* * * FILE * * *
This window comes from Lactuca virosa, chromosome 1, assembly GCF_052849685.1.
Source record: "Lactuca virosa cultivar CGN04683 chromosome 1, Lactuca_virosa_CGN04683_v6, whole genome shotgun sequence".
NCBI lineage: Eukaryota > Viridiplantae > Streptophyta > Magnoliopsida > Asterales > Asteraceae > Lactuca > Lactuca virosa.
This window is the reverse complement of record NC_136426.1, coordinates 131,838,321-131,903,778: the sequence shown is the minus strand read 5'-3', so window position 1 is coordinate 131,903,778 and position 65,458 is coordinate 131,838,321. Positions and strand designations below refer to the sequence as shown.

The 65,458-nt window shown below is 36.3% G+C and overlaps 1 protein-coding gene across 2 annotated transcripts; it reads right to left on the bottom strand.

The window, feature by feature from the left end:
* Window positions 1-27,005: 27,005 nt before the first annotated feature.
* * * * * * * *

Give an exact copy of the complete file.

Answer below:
This window comes from Lactuca virosa, chromosome 1, assembly GCF_052849685.1.
Source record: "Lactuca virosa cultivar CGN04683 chromosome 1, Lactuca_virosa_CGN04683_v6, whole genome shotgun sequence".
NCBI lineage: Eukaryota > Viridiplantae > Streptophyta > Magnoliopsida > Asterales > Asteraceae > Lactuca > Lactuca virosa.
This window is the reverse complement of record NC_136426.1, coordinates 131,838,321-131,903,778: the sequence shown is the minus strand read 5'-3', so window position 1 is coordinate 131,903,778 and position 65,458 is coordinate 131,838,321. Positions and strand designations below refer to the sequence as shown.

The 65,458-nt window shown below is 36.3% G+C and overlaps 1 protein-coding gene across 2 annotated transcripts; it reads right to left on the bottom strand.

The window, feature by feature from the left end:
* Window positions 1-27,005: 27,005 nt before the first annotated feature.